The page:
Honolulu faces nine-figure budget shortfall, City Councilmember suggests bonds

Coronavirus

The City and County of Honolulu announced Wednesday that it is expecting a budget shortfall of $130 million in 2021.

The losses come from tax revenue, but also from numerous city facilities that have been forced to close during the COVID-19 stay-at-home order.

The city is expecting losses of $17,767,853 from lost fuel taxes, motor vehicle weight taxes, and street parking meters alone. The city’s golf courses, Neal S. Blaisdell Center, and Honolulu Zoo have also erased $12,605,102.

Plans to make up this money are through cuts, which would mostly impact the Department of Transportation.

“They took the biggest hit,” Department of Budget and Fiscal Services Director Nelson Koyanagi said.

“We looked at rail operations, we reduced the rail operations budget by a little bit.”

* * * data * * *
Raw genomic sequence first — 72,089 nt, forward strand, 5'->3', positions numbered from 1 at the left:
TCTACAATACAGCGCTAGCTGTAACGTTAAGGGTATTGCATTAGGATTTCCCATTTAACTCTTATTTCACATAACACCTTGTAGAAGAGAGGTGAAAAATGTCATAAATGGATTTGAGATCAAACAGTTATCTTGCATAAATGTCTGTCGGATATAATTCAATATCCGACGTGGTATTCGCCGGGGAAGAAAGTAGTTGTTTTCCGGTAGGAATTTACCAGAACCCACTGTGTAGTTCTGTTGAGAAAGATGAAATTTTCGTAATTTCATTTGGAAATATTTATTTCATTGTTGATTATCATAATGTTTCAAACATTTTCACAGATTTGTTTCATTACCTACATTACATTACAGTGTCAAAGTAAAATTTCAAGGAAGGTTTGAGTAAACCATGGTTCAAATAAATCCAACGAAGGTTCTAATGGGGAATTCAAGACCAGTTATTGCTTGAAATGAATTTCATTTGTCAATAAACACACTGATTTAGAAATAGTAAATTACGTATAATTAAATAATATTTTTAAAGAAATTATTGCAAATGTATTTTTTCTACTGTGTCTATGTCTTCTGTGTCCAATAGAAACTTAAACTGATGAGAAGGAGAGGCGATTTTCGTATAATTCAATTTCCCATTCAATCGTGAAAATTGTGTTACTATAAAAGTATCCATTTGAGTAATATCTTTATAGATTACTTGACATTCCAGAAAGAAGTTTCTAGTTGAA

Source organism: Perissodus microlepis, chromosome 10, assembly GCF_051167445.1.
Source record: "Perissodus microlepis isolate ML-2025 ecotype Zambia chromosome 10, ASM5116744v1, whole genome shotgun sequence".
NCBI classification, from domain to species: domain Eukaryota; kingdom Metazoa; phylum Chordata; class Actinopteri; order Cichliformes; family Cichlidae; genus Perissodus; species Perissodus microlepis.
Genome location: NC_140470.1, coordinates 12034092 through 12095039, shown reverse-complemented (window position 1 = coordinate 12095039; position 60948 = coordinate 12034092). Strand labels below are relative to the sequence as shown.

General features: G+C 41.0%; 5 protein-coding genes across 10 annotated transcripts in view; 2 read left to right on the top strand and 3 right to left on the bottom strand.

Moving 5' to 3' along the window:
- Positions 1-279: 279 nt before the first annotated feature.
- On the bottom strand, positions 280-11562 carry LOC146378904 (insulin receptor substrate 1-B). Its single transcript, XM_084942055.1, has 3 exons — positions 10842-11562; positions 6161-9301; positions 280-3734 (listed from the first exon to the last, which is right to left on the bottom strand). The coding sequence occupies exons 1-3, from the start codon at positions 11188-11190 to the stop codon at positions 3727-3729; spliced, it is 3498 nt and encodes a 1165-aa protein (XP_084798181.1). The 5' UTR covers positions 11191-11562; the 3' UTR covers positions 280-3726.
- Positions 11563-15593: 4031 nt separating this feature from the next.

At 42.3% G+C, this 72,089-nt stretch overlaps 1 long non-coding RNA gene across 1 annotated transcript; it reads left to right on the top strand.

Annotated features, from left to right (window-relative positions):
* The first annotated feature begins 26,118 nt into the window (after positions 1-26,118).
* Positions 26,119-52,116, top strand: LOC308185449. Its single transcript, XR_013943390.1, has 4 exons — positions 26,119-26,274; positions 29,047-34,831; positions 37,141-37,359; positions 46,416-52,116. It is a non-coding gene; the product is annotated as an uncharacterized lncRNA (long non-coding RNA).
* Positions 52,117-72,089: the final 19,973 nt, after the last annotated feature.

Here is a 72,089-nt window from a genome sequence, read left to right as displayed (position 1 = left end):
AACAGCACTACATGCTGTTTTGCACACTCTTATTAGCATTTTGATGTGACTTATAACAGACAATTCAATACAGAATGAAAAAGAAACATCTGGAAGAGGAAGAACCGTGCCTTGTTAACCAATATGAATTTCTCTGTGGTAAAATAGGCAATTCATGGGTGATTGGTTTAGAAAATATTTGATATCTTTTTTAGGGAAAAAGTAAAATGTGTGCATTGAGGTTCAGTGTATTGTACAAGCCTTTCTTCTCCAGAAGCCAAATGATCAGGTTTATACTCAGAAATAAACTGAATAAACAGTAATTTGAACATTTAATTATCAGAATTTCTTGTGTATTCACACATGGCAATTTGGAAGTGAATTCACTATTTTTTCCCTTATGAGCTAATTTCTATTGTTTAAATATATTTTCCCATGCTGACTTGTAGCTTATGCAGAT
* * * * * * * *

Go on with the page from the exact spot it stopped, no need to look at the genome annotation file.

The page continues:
The state has dealt with budget shortfalls before by furloughing employees. Mayor Kirk Caldwell says that would hurt the economy.

“We don’t have to do things like furlough our employees,” Mayor Caldwell said.

“With the money they make they go and spend it in our community and without them we’re taking a deeper dive.”

Some of the budget cuts are impacting city departments that need to fill vacant positions, a move the City Councilmember Kimberly Pine says would also hurt the economy.

“Instead of a worker collecting unemployment and not providing any services at all to the public we should be hiring those unemployed to keep the city running.”

The question arises in how the city will pay for keeping employees. Councilmember Pine wants the city to be creative and open to taking on debt.

“We have to ask the governor to waive the law that prevents us to taking out large bonds for cash and we haven’t done that before, but we are in an unprecedented time where I believe the budget shortfall to come is going to be bigger than we ever imagine.”

The Honolulu City Council will hold a Budget Special Committee Meeting on May 12th.

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